Thursday, September 22, 2011


Giorgio De Chirico: The Great Tower, 1913
This is one of my absolute favourite paintings.
I love the foreboding green sky, though
it's all really bathing in a warm light, and it's not cold or frightening,

(in fact these are colours I love to see together)
 in spite of oozing solitude.
There is comfort in the silence, you can almost hear the figures whispering...
or just silently contemplating something on their own, yet in harmony with each other.
And the architecture provides a sense of security,
as it rightly ought to do -

it's towering over very small figures, protecting them.
Metaphysical painting was invented by Giorgio De Chirico in Florence 1907. It actually has nothing directly to do with the otherworldly, but rather a sense of mystery behind the objects of our day-to-day existence. I have been at a loss for a while, not feeling particularly spiritual in any way whatsoever. My days are full, thanks to my husband various things are going on a lot of the time, and apart from that I am struggling with the relentless insomnia and the fact that medicines have stopped working for me. It is really all consuming. Apart from this, I am thinking a lot about art. What is it to me?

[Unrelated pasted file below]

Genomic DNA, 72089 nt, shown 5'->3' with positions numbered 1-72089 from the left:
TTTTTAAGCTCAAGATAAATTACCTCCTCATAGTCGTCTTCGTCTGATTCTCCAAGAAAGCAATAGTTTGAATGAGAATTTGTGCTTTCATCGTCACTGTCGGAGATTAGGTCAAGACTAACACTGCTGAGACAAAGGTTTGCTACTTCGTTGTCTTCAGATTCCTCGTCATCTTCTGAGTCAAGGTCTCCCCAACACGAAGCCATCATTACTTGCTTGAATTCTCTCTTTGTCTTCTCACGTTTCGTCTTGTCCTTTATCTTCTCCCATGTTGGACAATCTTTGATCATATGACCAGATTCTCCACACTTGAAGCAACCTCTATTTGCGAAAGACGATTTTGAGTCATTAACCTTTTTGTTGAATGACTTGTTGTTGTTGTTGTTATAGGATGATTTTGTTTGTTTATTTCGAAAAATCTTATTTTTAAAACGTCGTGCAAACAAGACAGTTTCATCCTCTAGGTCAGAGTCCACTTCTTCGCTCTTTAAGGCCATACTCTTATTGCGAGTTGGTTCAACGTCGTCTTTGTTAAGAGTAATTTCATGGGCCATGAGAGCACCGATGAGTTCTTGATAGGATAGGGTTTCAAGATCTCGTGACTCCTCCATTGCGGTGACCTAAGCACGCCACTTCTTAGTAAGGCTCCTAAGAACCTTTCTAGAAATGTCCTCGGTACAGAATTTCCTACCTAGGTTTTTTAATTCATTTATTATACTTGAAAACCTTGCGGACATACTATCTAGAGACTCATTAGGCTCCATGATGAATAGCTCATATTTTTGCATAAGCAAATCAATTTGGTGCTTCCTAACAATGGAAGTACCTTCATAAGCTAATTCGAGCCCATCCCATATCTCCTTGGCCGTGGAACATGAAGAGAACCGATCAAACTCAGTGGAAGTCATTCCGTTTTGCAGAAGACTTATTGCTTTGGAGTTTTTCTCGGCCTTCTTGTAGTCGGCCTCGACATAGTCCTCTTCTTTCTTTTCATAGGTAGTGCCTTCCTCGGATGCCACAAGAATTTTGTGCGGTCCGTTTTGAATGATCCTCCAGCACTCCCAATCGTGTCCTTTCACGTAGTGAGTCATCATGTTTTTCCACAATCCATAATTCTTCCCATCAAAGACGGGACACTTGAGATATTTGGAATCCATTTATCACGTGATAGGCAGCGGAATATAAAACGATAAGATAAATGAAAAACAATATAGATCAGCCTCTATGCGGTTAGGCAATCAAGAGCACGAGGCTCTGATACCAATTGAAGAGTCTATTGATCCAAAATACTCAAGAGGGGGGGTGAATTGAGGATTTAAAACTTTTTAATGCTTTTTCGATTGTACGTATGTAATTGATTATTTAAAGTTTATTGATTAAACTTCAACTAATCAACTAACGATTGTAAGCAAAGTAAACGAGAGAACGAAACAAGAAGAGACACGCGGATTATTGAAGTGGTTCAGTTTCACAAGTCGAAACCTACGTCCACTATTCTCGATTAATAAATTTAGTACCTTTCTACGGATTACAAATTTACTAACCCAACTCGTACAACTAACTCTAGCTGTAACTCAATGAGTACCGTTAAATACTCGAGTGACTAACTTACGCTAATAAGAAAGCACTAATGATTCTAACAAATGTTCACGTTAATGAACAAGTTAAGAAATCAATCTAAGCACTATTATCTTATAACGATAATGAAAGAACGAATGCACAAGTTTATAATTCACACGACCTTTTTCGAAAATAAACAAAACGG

I also fear that I will never leave that mark on the world that I always hoped to, that mark that was supposed to justify my sufferings in this life. It's an awkward conflict and I naturally hope to see it resolved at some point in the near future. No doubt am I better off not worrying about whether I am of any importance or not, but it's hard for me to change an ingrained attitude. I am now middle-aged and hence all too aware of the shortness of life... of the little that is left. It's a strange shift of attention.

Giorgio De Chirico: The Secret of Love 1914
Any old still life is not metaphysical. 
The sense of mystery seems to be mainly in the empty spaces,
the silence and the haphazard yet obviously well contemplated juxtaposition of objects.
Any old street scene is not metaphysical just because it's empty of people, however.
It's all in the atmosphere, the strange colours that evoke strange atmospheric conditions...
Renee Magritte: The Secret Life 1928
Max Ernst: The Sea 1924